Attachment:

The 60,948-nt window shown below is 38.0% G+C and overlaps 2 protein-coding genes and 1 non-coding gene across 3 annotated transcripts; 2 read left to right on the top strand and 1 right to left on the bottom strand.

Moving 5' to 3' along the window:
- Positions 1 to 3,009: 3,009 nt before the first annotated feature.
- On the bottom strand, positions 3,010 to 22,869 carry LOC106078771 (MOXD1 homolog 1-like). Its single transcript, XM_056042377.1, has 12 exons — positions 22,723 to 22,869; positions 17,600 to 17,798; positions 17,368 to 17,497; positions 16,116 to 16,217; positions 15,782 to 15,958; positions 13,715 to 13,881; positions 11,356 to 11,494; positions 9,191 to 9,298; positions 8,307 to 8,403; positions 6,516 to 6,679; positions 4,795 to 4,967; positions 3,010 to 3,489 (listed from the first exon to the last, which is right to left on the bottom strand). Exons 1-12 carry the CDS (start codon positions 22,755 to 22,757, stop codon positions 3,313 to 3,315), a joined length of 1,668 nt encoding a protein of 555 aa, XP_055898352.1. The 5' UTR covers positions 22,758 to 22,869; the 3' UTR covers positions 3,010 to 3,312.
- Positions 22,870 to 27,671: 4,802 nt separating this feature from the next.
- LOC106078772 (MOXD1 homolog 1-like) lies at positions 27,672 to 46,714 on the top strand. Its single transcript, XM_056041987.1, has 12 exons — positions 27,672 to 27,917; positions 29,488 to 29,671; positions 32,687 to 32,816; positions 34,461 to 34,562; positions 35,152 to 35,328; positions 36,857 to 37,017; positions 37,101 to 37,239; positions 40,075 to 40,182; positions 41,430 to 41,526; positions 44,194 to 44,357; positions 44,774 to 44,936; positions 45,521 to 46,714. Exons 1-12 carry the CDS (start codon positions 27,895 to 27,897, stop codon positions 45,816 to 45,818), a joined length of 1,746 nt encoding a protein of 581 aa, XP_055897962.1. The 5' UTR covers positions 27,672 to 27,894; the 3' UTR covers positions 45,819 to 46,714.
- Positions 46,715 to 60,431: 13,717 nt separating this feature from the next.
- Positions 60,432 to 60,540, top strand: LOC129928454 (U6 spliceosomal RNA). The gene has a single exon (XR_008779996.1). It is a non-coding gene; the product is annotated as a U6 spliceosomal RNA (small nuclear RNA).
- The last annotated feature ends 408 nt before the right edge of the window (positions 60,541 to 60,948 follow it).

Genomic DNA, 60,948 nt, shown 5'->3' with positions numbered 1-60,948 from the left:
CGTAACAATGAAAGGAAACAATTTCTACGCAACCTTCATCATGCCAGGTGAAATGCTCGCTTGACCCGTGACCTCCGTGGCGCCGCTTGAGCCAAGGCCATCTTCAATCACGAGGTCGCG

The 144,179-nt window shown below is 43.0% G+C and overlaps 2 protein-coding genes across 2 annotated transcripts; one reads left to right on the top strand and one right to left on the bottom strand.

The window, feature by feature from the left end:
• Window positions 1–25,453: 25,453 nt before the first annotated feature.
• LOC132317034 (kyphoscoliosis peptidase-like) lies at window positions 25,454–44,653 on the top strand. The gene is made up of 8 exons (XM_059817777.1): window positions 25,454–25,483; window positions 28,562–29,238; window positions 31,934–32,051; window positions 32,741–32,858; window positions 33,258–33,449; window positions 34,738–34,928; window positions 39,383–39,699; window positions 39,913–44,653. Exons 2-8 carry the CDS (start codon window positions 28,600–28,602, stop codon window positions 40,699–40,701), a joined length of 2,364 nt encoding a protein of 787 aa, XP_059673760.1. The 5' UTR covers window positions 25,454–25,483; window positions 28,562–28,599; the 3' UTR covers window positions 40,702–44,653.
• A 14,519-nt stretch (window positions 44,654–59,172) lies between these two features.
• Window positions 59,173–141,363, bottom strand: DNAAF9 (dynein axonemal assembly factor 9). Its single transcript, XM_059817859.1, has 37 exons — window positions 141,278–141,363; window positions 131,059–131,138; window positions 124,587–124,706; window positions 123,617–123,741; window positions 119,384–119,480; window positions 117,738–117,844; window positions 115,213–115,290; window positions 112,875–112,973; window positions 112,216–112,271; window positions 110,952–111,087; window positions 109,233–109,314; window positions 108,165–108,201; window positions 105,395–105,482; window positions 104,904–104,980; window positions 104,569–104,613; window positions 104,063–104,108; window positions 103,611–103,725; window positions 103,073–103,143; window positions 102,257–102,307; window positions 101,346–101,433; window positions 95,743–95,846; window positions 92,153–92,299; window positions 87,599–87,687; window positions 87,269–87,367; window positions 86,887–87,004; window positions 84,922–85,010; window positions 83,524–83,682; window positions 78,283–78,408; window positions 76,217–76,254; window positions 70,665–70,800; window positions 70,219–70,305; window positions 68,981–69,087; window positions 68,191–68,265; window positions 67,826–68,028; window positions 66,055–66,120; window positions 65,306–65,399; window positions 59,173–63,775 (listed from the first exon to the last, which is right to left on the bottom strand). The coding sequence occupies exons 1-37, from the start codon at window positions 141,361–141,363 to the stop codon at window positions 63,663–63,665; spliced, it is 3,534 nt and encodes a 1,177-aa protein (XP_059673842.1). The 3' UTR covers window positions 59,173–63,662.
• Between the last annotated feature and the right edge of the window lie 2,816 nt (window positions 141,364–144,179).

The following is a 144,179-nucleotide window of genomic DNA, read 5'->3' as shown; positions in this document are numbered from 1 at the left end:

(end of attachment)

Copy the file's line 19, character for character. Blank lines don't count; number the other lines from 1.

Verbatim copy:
The following is a 144,179-nucleotide window of genomic DNA, read 5'->3' as shown; positions in this document are numbered from 1 at the left end: